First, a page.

World Malaria Day: How To Detects, Prevents Malaria In A Child

Today marks World Malaria Day 2023. Here are signs to know that a child has the ailment to protect them from the illness which could be life-threatening.

Malaria should not be taken lightly as two years ago, almost half of the world’s population was at risk of malaria, according to World Health Organization. In 2021, there were nearly 250 million cases of malaria worldwide, with the estimated number of deaths standing at 619,000.

Moreso, the R21 vaccine, developed by the University of Oxford, has already been approved by both Ghana and Nigeria; it is an improved version of the RTS,S vaccine that has already been approved by the WHO. The vaccine is intended for use in children between 5 months and 3 years old, and early indications are that it is 77% effective.

“This is a preventable, treatable disease. No child should die of this,” says Harvard Professor Dyann Wirth. Here are some symptoms of malaria in children.”

Signs of Malaria in Kids

Symptoms of malaria in children can be similar to the ones that we get to see in adults. But there are some differences in the signs and symptoms that can help distinguish it from other illnesses like Covid-19 and H3N2 influenza. Malaria symptom in children can include:

Muscle aches
In some cases, children with malaria may also have seizures, altered mental status, and difficulty breathing. One of the key differences between malaria in children and adults is the severity of the symptoms.

Children are more likely to experience severe symptoms and complications from malaria than adults. In part, it is because their immune systems are not fully developed, making them more vulnerable to infections. Children with malaria may also have anaemia, which can cause fatigue, weakness, and pale skin. In severe cases, malaria can cause a condition called cerebral malaria, which affects the brain and can cause coma or even death.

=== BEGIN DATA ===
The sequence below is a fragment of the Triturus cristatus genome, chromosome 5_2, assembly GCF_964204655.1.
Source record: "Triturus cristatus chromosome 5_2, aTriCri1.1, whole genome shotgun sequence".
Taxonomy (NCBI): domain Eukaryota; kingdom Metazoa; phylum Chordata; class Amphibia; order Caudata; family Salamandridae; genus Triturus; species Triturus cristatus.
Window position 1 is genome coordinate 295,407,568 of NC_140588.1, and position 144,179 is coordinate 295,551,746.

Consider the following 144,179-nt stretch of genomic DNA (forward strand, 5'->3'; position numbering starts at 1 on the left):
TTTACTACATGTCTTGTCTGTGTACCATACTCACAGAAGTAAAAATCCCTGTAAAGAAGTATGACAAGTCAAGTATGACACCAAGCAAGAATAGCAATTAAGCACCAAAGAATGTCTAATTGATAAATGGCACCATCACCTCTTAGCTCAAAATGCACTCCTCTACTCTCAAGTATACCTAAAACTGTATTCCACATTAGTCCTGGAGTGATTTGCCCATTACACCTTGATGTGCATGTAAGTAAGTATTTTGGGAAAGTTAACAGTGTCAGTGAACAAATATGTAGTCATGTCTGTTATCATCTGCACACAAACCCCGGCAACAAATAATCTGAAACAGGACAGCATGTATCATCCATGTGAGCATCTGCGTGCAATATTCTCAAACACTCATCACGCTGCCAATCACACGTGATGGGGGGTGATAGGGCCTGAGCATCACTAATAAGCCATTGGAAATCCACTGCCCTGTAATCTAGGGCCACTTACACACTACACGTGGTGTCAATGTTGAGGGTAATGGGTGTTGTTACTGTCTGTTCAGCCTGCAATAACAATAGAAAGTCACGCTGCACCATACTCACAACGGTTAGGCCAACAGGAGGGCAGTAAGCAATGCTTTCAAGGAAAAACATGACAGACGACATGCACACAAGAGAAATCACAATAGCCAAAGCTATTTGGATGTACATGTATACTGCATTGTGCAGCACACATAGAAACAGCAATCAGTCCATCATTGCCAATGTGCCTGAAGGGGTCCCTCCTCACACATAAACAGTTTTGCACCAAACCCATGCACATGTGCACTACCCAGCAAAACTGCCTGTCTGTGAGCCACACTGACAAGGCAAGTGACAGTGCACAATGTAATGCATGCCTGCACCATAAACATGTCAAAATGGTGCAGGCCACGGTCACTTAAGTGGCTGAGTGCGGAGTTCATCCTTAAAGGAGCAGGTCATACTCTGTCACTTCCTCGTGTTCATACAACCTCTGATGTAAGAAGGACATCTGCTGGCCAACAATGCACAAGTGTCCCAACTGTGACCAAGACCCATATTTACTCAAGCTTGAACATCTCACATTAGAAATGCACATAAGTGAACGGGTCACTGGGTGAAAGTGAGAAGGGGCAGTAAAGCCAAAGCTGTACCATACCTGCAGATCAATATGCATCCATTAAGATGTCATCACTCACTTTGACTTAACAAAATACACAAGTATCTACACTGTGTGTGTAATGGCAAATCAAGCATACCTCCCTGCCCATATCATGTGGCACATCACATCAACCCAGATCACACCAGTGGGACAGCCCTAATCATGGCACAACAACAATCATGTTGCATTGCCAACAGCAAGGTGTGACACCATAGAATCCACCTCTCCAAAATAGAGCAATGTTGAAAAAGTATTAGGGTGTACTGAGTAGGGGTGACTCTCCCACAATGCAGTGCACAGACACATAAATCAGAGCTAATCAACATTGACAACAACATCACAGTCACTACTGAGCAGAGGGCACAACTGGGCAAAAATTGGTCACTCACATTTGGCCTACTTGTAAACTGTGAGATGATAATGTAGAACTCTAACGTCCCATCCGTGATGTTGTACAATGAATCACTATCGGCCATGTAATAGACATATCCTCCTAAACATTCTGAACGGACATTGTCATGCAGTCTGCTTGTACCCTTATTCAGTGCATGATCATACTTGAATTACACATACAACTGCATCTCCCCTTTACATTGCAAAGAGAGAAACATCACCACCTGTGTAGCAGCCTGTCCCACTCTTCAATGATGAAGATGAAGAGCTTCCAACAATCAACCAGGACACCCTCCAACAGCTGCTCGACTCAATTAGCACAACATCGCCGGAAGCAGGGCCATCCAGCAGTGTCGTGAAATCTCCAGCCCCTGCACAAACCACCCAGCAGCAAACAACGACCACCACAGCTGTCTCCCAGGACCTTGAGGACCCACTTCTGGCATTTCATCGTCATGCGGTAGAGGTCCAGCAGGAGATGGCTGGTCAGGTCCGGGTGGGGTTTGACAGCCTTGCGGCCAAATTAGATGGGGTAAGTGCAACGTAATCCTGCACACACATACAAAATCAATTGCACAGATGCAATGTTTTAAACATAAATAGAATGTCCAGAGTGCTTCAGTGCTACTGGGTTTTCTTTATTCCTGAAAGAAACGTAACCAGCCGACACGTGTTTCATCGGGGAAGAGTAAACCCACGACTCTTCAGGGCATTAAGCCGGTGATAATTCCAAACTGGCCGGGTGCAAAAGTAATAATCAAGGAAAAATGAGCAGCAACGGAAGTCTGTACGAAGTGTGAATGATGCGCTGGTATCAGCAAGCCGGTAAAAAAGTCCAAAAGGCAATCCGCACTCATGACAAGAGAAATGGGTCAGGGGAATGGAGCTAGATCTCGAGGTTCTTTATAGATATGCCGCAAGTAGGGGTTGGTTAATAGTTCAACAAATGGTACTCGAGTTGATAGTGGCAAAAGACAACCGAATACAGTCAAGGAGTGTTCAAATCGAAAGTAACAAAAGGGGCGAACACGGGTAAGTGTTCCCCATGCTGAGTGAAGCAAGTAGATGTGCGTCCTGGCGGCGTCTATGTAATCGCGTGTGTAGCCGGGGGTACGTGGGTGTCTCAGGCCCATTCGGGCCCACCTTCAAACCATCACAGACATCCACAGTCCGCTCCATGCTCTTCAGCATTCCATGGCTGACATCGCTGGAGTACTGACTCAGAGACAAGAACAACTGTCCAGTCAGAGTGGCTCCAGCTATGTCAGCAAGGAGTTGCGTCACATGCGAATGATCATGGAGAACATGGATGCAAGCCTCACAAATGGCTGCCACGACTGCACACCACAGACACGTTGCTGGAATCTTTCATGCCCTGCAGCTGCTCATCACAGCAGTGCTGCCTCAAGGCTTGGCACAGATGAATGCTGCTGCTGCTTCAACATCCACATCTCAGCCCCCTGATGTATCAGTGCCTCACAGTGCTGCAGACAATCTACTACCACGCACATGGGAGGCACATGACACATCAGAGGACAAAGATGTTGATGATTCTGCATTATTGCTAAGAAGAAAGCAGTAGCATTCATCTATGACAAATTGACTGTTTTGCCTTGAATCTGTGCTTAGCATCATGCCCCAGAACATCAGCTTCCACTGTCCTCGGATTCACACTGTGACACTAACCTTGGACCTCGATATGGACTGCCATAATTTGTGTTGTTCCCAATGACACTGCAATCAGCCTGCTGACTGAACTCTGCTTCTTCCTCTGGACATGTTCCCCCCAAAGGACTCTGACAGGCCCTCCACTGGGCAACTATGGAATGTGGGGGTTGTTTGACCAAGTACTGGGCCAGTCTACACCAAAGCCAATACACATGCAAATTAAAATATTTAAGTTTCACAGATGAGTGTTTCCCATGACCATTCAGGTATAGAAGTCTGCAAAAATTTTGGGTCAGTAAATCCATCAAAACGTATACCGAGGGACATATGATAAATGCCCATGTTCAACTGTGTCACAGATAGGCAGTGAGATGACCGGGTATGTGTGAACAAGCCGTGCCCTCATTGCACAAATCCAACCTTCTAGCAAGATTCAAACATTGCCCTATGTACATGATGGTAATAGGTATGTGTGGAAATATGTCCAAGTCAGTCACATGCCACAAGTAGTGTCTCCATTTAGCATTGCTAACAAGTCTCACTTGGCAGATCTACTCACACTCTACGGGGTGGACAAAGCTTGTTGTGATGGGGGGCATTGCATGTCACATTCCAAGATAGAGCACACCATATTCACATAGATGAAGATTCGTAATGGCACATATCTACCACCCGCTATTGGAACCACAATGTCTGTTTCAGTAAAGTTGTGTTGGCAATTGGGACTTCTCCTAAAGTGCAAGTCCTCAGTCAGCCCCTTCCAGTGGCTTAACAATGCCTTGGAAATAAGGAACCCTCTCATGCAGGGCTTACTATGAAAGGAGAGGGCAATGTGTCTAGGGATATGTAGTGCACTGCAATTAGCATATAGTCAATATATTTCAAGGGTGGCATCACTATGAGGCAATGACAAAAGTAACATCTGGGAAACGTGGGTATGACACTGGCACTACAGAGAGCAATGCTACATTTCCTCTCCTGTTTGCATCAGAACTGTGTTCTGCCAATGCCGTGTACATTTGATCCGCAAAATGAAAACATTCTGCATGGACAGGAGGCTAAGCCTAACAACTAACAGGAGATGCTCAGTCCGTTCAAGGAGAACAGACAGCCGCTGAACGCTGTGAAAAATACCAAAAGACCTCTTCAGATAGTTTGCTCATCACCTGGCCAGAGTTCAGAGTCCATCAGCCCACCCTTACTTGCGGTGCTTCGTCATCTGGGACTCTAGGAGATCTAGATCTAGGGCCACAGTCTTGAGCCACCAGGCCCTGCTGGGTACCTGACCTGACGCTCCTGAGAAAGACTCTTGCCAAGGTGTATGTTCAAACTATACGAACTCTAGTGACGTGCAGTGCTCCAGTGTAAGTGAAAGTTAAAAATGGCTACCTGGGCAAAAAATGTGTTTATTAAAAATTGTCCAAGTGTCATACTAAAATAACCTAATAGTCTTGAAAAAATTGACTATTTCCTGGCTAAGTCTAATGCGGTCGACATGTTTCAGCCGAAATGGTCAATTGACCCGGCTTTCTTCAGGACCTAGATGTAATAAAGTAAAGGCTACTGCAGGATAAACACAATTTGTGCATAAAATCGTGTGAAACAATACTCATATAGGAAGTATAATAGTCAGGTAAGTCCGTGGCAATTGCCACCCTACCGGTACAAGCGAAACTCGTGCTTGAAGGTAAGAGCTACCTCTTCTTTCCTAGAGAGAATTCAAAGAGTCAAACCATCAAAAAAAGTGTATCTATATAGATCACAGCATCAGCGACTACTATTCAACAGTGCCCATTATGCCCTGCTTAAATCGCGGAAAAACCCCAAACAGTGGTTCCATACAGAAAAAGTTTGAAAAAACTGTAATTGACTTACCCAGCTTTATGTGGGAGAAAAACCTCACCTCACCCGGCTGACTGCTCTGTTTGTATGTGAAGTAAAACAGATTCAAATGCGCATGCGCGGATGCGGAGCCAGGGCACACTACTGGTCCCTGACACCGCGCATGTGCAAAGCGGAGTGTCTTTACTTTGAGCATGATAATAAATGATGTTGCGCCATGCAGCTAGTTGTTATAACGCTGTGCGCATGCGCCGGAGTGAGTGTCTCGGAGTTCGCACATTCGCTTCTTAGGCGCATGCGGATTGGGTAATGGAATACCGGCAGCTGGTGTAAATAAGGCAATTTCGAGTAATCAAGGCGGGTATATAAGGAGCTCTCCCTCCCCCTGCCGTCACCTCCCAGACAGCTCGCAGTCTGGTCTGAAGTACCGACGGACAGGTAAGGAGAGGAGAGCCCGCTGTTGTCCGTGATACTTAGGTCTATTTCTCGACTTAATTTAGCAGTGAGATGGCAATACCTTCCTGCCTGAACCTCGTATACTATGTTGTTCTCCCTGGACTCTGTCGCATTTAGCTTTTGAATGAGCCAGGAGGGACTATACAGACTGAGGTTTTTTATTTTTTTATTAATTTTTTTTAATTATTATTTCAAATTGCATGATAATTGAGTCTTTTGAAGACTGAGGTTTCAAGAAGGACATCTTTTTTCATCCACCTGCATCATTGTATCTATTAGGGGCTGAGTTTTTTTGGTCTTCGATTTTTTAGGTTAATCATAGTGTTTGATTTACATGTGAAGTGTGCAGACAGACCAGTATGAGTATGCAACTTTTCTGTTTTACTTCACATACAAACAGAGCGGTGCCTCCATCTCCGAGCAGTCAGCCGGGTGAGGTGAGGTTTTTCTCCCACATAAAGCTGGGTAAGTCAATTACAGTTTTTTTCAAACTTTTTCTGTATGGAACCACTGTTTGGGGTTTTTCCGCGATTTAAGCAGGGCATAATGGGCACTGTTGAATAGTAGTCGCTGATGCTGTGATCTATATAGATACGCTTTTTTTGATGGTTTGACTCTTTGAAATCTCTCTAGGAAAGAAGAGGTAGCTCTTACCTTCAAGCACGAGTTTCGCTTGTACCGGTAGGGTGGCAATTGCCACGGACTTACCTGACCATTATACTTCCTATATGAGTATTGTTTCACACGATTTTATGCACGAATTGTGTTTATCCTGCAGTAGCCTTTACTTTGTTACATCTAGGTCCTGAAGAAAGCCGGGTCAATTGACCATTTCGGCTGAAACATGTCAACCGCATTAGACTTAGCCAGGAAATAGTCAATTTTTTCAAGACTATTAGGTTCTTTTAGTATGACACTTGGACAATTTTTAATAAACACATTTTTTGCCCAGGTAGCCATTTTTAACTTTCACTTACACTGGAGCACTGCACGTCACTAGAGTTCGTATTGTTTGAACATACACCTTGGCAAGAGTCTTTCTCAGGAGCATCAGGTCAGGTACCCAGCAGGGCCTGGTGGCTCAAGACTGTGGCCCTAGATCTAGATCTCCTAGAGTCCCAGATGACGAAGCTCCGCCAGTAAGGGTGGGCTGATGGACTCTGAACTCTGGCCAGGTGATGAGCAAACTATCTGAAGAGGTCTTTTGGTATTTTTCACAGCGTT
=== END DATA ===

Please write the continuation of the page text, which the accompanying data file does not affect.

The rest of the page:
Tips to protect kids from malaria

Mothers can take several measures to prevent their children from getting malaria. These measures include:

Using insecticide-treated bed nets

Bed nets that are treated with insecticide can be hung over a child’s bed to protect them from mosquito bites while they sleep. It is essential to ensure that the bed net is in good condition and properly treated with insecticide.

Applying mosquito repellent

Mosquito repellents containing picaridin, or oil of lemon eucalyptus can be applied to the skin and clothing to repel mosquitoes. There are natural mosquito repellents that you can always try.

Wearing protective clothing

Children should wear long-sleeved shirts and pants, particularly during times of the day when mosquitoes are most active.

Avoiding mosquito bites

Mothers should encourage their children to avoid mosquito bites by staying indoors during peak mosquito activity times (usually dusk and dawn), using air conditioning or fans to keep mosquitoes away, and keeping windows and doors closed or screened.

Taking antimalarial medication

If you are travelling to an area where malaria is endemic, mothers should consult with a doctor to determine if their child should take prophylactic medication to prevent malaria, suggests the expert.

Also, one must remember that mosquitoes breed in standing water, so it is important to eliminate them around the house. If you have stagnant water in flower pots, buckets or puddles, it’s time to get rid of it.

(Source: Daily Trust)

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